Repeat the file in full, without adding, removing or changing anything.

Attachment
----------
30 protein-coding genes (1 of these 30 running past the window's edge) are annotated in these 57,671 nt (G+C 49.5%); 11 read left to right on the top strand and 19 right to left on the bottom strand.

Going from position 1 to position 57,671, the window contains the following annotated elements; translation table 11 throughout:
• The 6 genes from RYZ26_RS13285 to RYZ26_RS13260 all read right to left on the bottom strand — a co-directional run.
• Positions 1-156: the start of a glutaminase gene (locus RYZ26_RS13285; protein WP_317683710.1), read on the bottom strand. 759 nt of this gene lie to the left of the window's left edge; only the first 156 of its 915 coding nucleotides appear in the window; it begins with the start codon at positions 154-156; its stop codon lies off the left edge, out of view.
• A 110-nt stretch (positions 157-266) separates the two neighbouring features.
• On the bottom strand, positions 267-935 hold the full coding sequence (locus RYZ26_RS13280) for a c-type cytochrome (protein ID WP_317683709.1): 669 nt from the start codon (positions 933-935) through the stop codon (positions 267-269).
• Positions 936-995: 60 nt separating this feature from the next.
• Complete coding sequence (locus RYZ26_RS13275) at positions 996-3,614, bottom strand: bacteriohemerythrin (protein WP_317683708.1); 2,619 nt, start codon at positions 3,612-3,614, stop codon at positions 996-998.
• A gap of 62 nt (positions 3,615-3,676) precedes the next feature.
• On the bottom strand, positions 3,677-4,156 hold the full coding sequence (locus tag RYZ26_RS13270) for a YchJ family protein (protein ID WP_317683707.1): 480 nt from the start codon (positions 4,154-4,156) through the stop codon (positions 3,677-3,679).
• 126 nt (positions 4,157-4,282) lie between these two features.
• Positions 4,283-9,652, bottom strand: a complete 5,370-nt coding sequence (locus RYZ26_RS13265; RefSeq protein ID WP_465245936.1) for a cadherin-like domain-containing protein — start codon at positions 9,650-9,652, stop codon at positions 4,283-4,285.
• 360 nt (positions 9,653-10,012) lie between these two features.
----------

30 protein-coding genes (1 of these 30 running past the window's edge) are annotated in these 57,671 nt (G+C 49.5%); 11 read left to right on the top strand and 19 right to left on the bottom strand.

Going from position 1 to position 57,671, the window contains the following annotated elements; translation table 11 throughout:
• The 6 genes from RYZ26_RS13285 to RYZ26_RS13260 all read right to left on the bottom strand — a co-directional run.
• Positions 1-156: the start of a glutaminase gene (locus RYZ26_RS13285; protein WP_317683710.1), read on the bottom strand. 759 nt of this gene lie to the left of the window's left edge; only the first 156 of its 915 coding nucleotides appear in the window; it begins with the start codon at positions 154-156; its stop codon lies off the left edge, out of view.
• A 110-nt stretch (positions 157-266) separates the two neighbouring features.
• On the bottom strand, positions 267-935 hold the full coding sequence (locus RYZ26_RS13280) for a c-type cytochrome (protein ID WP_317683709.1): 669 nt from the start codon (positions 933-935) through the stop codon (positions 267-269).
• Positions 936-995: 60 nt separating this feature from the next.
• Complete coding sequence (locus RYZ26_RS13275) at positions 996-3,614, bottom strand: bacteriohemerythrin (protein WP_317683708.1); 2,619 nt, start codon at positions 3,612-3,614, stop codon at positions 996-998.
• A gap of 62 nt (positions 3,615-3,676) precedes the next feature.
• On the bottom strand, positions 3,677-4,156 hold the full coding sequence (locus tag RYZ26_RS13270) for a YchJ family protein (protein ID WP_317683707.1): 480 nt from the start codon (positions 4,154-4,156) through the stop codon (positions 3,677-3,679).
• 126 nt (positions 4,157-4,282) lie between these two features.
• Positions 4,283-9,652, bottom strand: a complete 5,370-nt coding sequence (locus RYZ26_RS13265; RefSeq protein ID WP_465245936.1) for a cadherin-like domain-containing protein — start codon at positions 9,650-9,652, stop codon at positions 4,283-4,285.
• 360 nt (positions 9,653-10,012) lie between these two features.